David Hair was last interviewed by ScifiPulse in January 2021. In addition to talking about his life living in various countries (New Zealand, England, India, and Thailand), we also discussed his career as an award-winning fantasy author as well as his novel, Mother of Daemons. With his latest novel, World’s Edge, soon to be released, I was able to again interview him for ScifiPulse.
Nicholas Yanes: I interviewed you earlier this year. How has life been for you? Anything exciting? Any superpowers?
David Hair: Hello again, and thanks for getting back in touch. I’m well, thank you. Apart from writing, I’ve been doing a lot of distance running (half-marathons), and cycling; as well watching lots of football, now that my beloved Leeds United are back in the Premier League. We’ve started this season poorly though, so I’m a bit jittery, but optimistic we’ll come right.
Yanes: More seriously, how have you handled the pandemic?
Hair: Here in New Zealand, we’ve been relatively fortunate in that COVID has not taken a strong foothold, thanks to our isolation and the government’s rapid response. However, the Delta variant is now starting to spread, so we’re at a tipping point. Touch wood we’ll get enough folk vaccinated that we come through it without overwhelming the health system. GET VACCINATED, PEOPLE!
At a personal level, apart from having my wife working from home more frequently, it’s been business as usual for me. I was socially distancing long before it was fashionable J
Yanes: A while ago I posted a piece about how Covid has shaped how writers approach stories. How has Covid and how people responded to it impacted your storytelling?
Hair: To be honest, I’m still processing it. That’s partly because when it started, I was still completing existing projects, so had to keep my creative head firmly in those worlds. Even now, I’m finishing off the current trilogy, which was devised prior to the pandemic, so I haven’t applied my creative thinking to pandemic-related story-lines. So maybe it’ll come out more in future work, as well as other current issues like the climate crisis, and the increasingly confrontational geopolitical landscape. I also wonder whether at the moment, reading to escape from the current reality, rather than confront it, is the more prevalent mood?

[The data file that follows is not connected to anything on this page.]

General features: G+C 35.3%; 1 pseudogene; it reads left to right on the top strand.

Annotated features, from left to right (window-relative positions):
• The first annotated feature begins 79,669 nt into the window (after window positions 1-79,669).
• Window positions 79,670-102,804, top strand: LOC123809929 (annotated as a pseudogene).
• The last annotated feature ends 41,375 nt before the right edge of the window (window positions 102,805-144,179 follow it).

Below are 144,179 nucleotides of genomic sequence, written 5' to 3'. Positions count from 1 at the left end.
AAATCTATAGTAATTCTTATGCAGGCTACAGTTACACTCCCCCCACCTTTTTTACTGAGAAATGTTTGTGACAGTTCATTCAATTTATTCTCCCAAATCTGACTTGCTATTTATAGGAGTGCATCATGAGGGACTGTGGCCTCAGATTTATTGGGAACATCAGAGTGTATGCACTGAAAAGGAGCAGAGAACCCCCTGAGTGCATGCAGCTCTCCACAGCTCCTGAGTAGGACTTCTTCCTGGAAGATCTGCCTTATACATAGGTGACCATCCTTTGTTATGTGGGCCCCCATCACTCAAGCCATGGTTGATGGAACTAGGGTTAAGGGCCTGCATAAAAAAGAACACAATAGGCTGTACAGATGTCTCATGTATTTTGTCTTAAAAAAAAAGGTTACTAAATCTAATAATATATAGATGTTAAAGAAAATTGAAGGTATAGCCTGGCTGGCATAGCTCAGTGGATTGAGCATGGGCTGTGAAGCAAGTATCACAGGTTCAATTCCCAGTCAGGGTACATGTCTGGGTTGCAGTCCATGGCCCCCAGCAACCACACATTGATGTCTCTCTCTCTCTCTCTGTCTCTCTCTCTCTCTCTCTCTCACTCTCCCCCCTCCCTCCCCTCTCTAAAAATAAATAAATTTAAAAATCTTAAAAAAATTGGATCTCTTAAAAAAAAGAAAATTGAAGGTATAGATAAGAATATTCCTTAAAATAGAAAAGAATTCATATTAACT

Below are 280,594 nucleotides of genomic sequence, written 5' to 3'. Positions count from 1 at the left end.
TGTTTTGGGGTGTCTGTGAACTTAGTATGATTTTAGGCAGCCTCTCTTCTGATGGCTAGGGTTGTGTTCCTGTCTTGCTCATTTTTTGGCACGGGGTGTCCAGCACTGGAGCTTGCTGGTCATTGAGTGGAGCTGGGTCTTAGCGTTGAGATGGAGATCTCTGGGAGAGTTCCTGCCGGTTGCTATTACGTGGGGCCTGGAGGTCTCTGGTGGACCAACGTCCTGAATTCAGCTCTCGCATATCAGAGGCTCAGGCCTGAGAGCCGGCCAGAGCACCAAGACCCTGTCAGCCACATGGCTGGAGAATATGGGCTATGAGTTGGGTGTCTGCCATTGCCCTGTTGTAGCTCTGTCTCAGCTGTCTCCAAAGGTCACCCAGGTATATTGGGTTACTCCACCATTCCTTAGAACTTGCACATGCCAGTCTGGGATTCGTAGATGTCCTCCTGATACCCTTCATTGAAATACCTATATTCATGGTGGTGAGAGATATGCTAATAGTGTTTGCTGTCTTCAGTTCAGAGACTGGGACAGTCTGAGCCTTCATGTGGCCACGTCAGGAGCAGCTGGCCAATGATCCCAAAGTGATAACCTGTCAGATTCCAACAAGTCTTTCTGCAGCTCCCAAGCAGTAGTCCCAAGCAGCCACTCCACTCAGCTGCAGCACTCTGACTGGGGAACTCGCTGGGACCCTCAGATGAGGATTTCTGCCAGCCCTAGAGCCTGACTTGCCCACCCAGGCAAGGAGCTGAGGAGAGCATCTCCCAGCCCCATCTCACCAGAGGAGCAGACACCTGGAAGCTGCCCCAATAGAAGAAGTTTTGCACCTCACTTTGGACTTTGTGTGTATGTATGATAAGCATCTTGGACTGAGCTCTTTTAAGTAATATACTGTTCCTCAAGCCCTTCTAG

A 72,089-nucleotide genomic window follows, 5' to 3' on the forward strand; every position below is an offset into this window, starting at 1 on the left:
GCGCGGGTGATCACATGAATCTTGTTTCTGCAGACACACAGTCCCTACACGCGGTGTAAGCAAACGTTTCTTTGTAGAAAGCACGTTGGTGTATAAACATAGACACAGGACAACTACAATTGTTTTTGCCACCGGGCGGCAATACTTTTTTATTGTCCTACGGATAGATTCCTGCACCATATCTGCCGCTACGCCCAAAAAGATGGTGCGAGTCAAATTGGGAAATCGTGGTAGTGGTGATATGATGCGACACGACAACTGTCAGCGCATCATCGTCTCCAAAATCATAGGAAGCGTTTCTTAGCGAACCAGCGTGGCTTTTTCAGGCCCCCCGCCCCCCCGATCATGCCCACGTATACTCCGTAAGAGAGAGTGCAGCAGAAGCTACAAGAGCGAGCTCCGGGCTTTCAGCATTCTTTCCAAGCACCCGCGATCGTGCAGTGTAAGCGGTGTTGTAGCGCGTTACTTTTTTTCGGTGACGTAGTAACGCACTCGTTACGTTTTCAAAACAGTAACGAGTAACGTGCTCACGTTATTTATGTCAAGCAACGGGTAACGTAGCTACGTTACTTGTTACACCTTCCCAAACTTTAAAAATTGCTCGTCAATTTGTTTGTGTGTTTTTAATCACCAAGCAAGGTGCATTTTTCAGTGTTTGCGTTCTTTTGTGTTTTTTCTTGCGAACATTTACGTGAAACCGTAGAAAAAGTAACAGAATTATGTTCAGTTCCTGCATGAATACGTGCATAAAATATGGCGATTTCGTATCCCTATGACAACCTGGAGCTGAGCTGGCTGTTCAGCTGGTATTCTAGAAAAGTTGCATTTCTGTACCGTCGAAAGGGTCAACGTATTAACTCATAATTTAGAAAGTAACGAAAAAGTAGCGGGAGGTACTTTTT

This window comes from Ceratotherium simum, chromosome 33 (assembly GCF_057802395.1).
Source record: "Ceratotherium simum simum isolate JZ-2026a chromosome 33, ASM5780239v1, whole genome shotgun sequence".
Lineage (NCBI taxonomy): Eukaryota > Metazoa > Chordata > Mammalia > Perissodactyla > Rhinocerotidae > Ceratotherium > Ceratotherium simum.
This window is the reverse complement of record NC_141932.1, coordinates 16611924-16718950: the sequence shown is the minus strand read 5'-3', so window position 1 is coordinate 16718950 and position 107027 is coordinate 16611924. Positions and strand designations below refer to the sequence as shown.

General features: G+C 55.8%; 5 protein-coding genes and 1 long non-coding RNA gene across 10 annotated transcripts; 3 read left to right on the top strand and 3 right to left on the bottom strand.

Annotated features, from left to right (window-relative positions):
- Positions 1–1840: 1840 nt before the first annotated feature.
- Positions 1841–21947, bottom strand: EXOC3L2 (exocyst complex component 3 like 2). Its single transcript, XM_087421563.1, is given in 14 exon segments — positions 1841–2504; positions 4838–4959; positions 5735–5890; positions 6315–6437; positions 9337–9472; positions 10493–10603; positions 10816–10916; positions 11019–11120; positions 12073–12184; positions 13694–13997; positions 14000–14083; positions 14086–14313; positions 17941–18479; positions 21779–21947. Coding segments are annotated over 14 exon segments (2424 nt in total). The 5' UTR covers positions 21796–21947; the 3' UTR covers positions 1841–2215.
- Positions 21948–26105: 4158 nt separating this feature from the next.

Yanes: Your latest book is World’s Edge. What was the inspiration for it? Specifically, as a sequel to Map’s Edge, were there threads you felt compelled to follow up on?
Hair: Both books are part of a trilogy called The Tethered Citadel, and were conceived as part of an overall plan, so I came to each with the major plot points already mapped out. But within any plan, you always leave room for fresh ideas that occur while writing each individual book. In World’s Edge, without giving any spoilers, the biggest deviations from the plan were around the personality of the queen (who was originally a villainous character but took on layers of complexity as I wrote), and what’s happening inside the titular citadel.
Yanes: While developing this book, were there characters or elements that took on a life of their own?